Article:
P1M fine sought for slow internet providers
National Telecommunications Commission (NTC) chief Gamaliel Cordoba on Wednesday urged lawmakers to impose a million peso fine on telecommunication firms that fail to provide faster internet speed to consumers.
During the appropriations hearing of the proposed P3.503-billion budget of the newly created Department of Information and Communications Technology (DICT) and its attached agencies, Cordoba said one of the major stumbling blocks to faster internet speed is the stringent requirements from the local government unit to build more cell sites.
“One of the reasons we’re having problems is that we’re having problems with some of the local government units, some of the LGUs asked for 32 permits before payagan magtayo ng cell sites, while we only give one,” Cordoba told members of the appropriation committee at the House of Representatives.
The NTC is an attached agency of the DICT.
Cordoba said the Public Service Act, a Commonwealth-era law that regulates public service, impose a measly penalty of P200 per day of violation against public service providers that fail to comply with the terms and conditions or regulations of its service.
“In the Public Service Act, the penalty we can impose is only P200 pesos for violation,” Cordoba said.
Cordoba said based on the computations of the National Economic Development Authority, the P200 penalty in the 1936 law if adjusted to current inflation is now worth P1.76 million.
“Lumalabas po na yung P200 is now P1.76 million a day per violation. Kung yan ang i-impose based on the power you can give us, magagamit natin ang imposable penalty na ito,” Cordoba said.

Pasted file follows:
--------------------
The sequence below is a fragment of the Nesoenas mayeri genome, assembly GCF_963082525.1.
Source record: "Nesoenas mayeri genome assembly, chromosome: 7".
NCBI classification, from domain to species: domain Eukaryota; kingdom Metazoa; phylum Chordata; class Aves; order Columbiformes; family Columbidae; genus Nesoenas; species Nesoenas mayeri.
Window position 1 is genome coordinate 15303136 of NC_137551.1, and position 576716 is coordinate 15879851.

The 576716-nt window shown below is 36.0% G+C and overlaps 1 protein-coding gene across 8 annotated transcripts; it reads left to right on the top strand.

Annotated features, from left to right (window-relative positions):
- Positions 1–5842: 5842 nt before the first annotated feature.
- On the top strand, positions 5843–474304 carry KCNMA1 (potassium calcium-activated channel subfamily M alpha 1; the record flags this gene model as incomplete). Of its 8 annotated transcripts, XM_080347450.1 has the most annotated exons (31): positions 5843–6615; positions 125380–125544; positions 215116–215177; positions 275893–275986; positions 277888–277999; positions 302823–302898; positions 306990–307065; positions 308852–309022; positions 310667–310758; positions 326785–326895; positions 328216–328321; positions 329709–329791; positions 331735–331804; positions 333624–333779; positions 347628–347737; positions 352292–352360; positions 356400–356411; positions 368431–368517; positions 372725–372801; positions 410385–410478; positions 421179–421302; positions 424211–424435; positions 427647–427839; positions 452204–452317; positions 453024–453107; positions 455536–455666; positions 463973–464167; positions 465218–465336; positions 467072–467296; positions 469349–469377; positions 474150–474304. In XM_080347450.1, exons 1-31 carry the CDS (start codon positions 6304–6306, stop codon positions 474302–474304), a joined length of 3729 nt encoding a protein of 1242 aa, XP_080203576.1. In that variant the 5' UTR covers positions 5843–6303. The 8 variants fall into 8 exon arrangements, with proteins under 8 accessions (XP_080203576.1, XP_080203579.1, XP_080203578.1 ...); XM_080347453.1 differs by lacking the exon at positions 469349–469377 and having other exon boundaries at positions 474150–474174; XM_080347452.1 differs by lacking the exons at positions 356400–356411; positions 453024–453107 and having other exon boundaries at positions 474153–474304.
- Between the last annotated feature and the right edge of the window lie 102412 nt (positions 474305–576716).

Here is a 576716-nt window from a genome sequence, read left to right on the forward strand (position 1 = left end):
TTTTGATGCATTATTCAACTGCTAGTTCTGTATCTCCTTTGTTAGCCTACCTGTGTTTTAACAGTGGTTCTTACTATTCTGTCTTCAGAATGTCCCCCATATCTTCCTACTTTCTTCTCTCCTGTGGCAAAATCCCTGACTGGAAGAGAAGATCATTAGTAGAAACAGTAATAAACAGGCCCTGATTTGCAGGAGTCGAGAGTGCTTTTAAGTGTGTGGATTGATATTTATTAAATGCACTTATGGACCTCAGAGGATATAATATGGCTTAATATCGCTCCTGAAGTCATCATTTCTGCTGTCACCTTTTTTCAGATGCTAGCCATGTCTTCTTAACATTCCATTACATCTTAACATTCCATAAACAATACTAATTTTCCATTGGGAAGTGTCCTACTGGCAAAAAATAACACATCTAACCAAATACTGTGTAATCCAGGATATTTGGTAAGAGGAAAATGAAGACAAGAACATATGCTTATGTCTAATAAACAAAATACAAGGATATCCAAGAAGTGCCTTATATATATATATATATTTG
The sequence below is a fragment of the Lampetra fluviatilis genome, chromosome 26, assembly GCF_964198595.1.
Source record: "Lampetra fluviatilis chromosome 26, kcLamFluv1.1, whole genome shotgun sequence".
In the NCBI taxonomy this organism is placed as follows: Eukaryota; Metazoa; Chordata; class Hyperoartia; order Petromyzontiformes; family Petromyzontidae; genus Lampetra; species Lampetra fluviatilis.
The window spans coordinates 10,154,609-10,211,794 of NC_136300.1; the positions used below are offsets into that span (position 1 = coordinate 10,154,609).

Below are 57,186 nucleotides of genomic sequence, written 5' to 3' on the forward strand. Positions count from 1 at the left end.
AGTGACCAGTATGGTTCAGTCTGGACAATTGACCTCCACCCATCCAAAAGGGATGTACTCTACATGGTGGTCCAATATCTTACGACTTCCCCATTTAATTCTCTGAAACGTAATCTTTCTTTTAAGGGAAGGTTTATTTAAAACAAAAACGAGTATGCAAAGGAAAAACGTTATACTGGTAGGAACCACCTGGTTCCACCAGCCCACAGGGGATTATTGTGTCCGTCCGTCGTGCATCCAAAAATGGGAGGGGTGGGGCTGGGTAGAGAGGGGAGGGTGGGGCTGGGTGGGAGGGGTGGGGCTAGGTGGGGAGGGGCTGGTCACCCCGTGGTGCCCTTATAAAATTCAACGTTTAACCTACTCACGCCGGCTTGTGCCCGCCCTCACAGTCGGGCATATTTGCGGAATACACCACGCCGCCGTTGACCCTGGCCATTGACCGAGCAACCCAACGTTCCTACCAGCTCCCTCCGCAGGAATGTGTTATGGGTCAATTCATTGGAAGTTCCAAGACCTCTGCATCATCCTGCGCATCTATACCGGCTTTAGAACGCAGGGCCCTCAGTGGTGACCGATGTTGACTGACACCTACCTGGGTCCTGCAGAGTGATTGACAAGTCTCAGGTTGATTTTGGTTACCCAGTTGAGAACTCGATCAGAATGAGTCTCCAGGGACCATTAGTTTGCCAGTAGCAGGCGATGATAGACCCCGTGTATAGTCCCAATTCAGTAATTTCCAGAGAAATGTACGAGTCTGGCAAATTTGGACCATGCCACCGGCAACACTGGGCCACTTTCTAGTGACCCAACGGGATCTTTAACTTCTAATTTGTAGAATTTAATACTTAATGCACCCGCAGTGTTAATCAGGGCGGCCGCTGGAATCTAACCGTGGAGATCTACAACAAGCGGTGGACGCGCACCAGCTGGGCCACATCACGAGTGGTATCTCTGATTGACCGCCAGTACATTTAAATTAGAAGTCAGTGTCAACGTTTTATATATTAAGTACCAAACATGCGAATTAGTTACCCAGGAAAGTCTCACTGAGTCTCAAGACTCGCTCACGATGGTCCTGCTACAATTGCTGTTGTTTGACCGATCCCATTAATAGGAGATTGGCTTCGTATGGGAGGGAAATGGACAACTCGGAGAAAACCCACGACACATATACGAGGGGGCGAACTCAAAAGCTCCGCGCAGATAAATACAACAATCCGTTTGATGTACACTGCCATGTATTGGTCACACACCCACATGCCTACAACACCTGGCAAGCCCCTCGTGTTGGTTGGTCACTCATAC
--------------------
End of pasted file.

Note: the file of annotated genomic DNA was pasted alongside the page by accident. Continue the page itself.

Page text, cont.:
Because of the measly penalty that would be too ridiculous to impose, the NTC has resorted to a “shame campaign” by publishing the names of errant telcos in newspapers, Cordoba said.
“Ang nangyayari, their stocks which are traded internationally and in the Philippine stock market ay bumabagsak tuwing nilalabas namin yun. Kaya napipilitan silang maglabas ng capital expenditure,” Cordoba said.
Cordoba also lamented that the Philippines has not spent a single centavo on telco infrastructure compared to Thailand, Indonesia, Malaysia, Cambodia, Singapore, Myanmar and Afghanistan.
He said other countries invest heavily on internet infrastructure because every 10 percent increase in internet penetration translates to a 1.23 percent increase in Gross Domestic Product (GDP).
“In the Philippines, if you would ask us how much the government spends on telco infrastructure, the answer is zero. Countries spending so much in telco infrastructure know it will affect bottomline the GDP,” Cordoba said.
DICT Secretary Rodolfo Salalima told the lawmakers of the need for a comprehensive broadband network plan to connect even the most rural areas.
Salalima said he could not believe the reports which state that the Philippines has one of the slowest internet speed in Asia.
He cited the efficient business process outsourcing services that the country provides using an internet connection.
“All these reports, we need validation… I cannot believe [we are] the slowest in internet speed, given that our BPOs is the number one in the world,” Salalima said.
Asked by Kabayan Rep. Harry Roque how the government could avoid another graft-ridden national broadband network project like the anomalous ZTE deal during the Arroyo administration, Salalima said bidding would be subjected to an electronic portal bidding so other countries could post their bids.
For his part, Negros Oriental Rep. Arnulfo Teves urged the DICT to take on the mandate of regulating social media to weed out dummy accounts that only serve to bash people online.
“Sobra na ang paninira ng tao sa social media. Ang request ko lang, sana i-regulate natin, walang pwedeng fake account,” Teves said.
Salalima said the DICT only has mandate over the technical side such as infrastructure but not over the content on social media.
“Na-control nga ng China social media nila, bakit hindi natin magawa?” Teves asked.
“Kung ayaw may dahilan. I think it’s doable if we really want to do that,” he added.
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